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Cardiovascular diabetology

Lay media reporting of rosiglitazone risk: extent, messaging and quality of reporting.


PMID 19630978

Abstract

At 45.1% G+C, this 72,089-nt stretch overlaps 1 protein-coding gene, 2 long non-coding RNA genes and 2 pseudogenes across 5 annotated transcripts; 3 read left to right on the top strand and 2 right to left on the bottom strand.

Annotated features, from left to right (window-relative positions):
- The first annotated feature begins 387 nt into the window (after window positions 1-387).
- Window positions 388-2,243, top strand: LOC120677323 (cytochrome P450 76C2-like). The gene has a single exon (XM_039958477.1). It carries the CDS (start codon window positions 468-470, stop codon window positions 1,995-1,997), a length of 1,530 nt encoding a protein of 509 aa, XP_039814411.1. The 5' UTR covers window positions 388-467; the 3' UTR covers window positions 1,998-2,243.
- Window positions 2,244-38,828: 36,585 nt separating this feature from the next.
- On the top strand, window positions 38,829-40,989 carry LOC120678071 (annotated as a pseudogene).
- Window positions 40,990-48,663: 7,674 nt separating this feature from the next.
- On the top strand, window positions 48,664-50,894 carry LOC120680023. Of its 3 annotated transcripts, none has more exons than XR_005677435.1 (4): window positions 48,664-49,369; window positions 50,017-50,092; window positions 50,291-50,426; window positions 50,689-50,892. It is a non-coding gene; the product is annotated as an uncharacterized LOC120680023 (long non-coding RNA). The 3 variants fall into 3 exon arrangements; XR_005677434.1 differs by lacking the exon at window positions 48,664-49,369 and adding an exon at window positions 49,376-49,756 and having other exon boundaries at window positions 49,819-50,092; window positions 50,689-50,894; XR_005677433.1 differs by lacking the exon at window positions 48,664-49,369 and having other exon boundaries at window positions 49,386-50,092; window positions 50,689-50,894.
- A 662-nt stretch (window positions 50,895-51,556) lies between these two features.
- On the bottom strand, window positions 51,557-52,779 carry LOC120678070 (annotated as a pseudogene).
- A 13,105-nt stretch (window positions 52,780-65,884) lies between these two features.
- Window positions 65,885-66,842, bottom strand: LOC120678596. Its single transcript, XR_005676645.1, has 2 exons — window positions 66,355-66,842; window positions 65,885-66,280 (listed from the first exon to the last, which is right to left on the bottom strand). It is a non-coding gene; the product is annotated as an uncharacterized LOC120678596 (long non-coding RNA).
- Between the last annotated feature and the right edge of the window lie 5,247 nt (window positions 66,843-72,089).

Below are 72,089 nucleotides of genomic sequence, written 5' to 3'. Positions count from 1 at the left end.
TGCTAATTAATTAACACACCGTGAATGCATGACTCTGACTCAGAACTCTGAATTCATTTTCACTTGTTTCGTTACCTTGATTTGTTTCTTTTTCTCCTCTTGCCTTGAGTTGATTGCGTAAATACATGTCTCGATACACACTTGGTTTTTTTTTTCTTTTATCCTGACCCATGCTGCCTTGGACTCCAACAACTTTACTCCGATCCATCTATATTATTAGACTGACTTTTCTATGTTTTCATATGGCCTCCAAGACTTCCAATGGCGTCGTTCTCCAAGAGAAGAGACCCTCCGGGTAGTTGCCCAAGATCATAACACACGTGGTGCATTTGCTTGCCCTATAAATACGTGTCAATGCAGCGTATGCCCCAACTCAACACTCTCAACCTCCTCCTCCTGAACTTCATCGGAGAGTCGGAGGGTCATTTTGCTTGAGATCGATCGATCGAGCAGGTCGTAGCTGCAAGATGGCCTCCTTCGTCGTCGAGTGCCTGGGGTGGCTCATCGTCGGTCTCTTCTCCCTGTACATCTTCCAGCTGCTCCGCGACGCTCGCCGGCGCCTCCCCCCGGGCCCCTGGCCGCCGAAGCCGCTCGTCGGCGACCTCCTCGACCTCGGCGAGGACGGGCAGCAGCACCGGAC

A meta-analysis suggested the use of rosiglitazone was associated with an increased risk for cardiovascular (CV) events. Rosiglitazone remained available for use as more definitive safety trials were ongoing. This issue was reported in the lay media. To review lay media articles to determine the extent of media coverage, the nature of the messaging, and to assess the quality of reporting. The Factiva media database was used to identify articles published between May 18 and August 31, 2007. Two reviewers (a lay person and a physician) screened full text articles for eligibility, appraised the articles for their tone (worrisome, neutral, not worrisome), and for the quality of medical data reporting. The search identified 156 articles, 95 of which were eligible for our review. Agreement between the lay and medical reviewers in the appraisal of the article tone was 67.4%. Among those with agreement, the articles were often appraised as "worrisome" (75.3%). Among those with disagreement, the lay reviewer was significantly more likely to appraise articles as worrisome compared to the medical reviewer (77.4% vs. 3.2%, X2 = 9.11, P = 0.003). Cardiovascular risk was discussed in 91.6% of the articles, but risk was often reported in qualitative or relative terms. There were many lay media articles addressing the safety of rosiglitazone, and the general messaging of these articles was considered "worrisome" by reviewers. Quality of risk reporting in the articles reviewed was poor. The impact of such media coverage on public anxiety and confidence in treatment should be explored.